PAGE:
Buck Institute's Pioneering Drug Fights Diabetic Macular Edema
Diabetic macular edema (DME) is caused by an accumulation of fluid in the eye causing progressively impaired vision. More than 2.6 million people with diabetes have DME which is one of the leading causes of impaired vision in the United States. But an innovative treatment developed at the Buck Institute for Research on Aging is improving vision in patients with DME by neutralizing the so-called “zombie cells” partially responsible for the damage.

One hallmark of many chronic diseases is the accumulation of senescent cells, which are living cells that no longer function normally and cannot multiply, but remain and send out potent inflammatory signals (hence the “zombie cells” nickname). These signals transform the larger environment around them into a maladaptive one that weakens the immune system and promotes aging of muscles and organs, generating even more senescent cells. In people with DME, senescent cells contribute greatly to this disease, causing swelling and vision loss that can be severe and can even lead to blindness.

Researchers at the Buck Institute pioneered a new type of drug technology called senolytics, drugs that kill senescent cells without harming normal cells around them. A senolytic drug candidate called UBX-1325, which is designed to fight DME and other age-related eye diseases, is being developed by Unity Biotechnology under a patent license.  The company was co-founded by Buck Institute Professor Judith Campisi.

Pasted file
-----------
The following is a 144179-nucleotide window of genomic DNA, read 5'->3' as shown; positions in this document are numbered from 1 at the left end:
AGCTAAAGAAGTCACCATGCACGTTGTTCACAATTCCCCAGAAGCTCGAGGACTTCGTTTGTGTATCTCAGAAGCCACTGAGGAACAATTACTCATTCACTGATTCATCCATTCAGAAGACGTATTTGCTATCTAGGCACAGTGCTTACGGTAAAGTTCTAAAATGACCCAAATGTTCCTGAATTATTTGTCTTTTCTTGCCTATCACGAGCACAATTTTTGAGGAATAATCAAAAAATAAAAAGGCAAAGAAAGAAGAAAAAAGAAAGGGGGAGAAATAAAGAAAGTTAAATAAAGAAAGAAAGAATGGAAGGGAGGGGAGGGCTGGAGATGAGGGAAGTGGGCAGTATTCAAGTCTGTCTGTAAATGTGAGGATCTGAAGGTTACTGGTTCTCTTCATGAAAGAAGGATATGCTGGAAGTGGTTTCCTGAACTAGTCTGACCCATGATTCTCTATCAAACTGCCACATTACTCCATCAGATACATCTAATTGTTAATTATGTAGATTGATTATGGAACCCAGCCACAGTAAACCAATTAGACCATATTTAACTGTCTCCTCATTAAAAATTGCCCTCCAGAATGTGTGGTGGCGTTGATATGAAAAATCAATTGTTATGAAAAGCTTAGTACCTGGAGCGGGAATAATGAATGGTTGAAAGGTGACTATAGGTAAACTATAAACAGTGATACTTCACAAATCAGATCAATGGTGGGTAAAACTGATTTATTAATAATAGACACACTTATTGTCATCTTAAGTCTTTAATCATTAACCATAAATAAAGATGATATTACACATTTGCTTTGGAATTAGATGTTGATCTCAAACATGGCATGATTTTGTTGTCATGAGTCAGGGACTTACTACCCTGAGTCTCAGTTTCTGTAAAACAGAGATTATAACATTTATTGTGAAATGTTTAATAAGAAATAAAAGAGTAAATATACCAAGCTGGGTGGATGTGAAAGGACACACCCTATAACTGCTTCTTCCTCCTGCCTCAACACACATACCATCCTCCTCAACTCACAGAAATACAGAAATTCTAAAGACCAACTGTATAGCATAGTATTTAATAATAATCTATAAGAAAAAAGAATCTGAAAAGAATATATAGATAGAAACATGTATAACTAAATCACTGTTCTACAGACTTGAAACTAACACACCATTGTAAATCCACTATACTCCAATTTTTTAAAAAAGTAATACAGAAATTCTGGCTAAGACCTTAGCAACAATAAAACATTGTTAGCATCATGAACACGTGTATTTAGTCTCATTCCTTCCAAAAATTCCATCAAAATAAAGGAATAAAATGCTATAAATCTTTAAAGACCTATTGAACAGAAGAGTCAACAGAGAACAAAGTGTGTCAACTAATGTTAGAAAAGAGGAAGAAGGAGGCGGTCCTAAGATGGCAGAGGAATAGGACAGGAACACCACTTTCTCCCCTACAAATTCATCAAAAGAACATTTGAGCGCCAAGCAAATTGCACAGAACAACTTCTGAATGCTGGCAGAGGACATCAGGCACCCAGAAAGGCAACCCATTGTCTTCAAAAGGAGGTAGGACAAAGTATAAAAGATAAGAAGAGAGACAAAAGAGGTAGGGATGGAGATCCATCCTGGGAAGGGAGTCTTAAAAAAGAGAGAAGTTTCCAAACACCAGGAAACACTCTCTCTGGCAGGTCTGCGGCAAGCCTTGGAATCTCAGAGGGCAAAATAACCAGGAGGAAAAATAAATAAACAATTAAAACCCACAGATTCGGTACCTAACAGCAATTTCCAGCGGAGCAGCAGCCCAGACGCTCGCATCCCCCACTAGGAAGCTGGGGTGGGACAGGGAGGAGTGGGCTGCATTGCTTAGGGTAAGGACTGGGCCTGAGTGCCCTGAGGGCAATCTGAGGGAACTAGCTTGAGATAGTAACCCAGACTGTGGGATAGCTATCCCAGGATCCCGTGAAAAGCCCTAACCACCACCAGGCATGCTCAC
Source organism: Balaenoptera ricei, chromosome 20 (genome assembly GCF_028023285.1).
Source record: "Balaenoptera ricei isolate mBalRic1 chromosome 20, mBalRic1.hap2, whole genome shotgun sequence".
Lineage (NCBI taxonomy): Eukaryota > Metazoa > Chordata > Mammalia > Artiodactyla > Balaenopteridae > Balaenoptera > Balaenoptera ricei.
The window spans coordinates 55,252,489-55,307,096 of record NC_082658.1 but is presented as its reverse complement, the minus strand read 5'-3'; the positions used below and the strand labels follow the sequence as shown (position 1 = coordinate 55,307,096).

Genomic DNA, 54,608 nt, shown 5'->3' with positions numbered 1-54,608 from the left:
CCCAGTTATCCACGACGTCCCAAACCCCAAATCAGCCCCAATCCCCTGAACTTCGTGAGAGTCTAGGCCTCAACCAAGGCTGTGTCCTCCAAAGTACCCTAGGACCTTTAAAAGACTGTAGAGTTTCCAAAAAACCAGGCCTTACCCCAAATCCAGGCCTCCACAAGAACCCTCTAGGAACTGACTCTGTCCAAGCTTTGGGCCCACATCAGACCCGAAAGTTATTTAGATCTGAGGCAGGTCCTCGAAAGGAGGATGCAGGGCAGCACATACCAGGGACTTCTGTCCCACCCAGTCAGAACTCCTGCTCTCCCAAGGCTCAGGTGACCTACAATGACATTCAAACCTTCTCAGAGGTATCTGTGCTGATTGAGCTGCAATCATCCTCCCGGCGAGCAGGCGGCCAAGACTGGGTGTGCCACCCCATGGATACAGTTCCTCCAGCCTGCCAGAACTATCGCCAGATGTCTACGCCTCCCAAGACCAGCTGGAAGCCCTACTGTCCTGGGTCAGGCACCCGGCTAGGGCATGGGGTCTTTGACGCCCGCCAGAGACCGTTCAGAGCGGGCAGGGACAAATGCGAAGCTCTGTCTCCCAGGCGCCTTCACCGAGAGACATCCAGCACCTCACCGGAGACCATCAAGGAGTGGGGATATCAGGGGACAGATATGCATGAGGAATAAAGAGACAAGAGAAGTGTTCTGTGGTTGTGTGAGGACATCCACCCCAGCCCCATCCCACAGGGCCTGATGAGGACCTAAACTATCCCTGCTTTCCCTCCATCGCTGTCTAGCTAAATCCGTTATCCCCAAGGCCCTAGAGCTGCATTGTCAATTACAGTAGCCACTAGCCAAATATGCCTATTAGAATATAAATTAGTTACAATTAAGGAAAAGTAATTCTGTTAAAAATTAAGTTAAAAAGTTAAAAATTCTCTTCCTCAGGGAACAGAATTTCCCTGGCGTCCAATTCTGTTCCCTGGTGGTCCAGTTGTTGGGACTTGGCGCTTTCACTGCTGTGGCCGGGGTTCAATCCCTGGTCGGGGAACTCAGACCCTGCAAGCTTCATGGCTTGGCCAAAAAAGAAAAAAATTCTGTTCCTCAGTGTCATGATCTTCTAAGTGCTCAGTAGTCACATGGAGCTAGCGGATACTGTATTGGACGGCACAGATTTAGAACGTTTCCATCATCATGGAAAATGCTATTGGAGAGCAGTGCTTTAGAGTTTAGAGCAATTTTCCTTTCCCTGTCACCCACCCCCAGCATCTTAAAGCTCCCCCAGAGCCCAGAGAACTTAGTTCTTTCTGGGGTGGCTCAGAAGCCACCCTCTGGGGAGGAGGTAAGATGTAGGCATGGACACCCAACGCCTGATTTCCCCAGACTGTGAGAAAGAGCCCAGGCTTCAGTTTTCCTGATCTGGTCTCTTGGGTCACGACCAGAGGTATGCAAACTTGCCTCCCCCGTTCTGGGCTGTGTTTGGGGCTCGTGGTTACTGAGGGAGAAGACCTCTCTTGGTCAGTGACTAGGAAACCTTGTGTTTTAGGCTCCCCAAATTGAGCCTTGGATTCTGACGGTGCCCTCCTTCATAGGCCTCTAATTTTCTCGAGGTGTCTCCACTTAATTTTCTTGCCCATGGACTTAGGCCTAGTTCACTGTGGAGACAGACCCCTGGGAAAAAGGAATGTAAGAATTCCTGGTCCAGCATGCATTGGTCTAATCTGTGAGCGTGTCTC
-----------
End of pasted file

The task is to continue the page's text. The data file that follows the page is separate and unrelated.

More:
By eliminating the zombie cells, senolytic therapies can help restore aging or damaged tissues as the pro-inflammatory signals abate. One important feature of senolytics is that they selectively target only the senescent cells, leaving healthy cells intact. This is an advantage over the current standard of care for DME, anti-VEGF (vascular endothelial growth factor) therapy, which can alter critical blood supply of both diseased and healthy tissues. In addition, anti-VEGF therapy requires maintenance doses every eight weeks, which is disruptive, painful and costly for patients.

In a recent phase two clinical trial of patients with DME, a single injection of the UBX-1325 senolytic therapy was associated with significantly improved vision that lasted for 48 weeks. By comparison, the patients with DME who received a sham injection had minimal improvement in their vision. All patients in the study had been receiving anti-VEGF therapy for at least six months before the trial; more than half of the patients who received the treatment were able to stop their anti-VEGF therapy completely during the 48-week follow-up period, compared with just 22% of those who received the sham injection.  

Because of the positive 48-week findings, a new trial is now under way to directly compare UBX-1325 to aflibercept, an anti-VEGF therapy.       

Campisi, chief researcher at the Buck Institute, founded the institute’s Campisi Lab in 2002 specifically to research age-related diseases. Campisi started her career at the Lawrence Berkeley National Laboratory as a senior scientist in 1991. Three decades later, through partnership with scientists at the Mayo Clinic and with funding from the National Institutes of Health, the senolytic drug was born.

This story was originally published in 2023.

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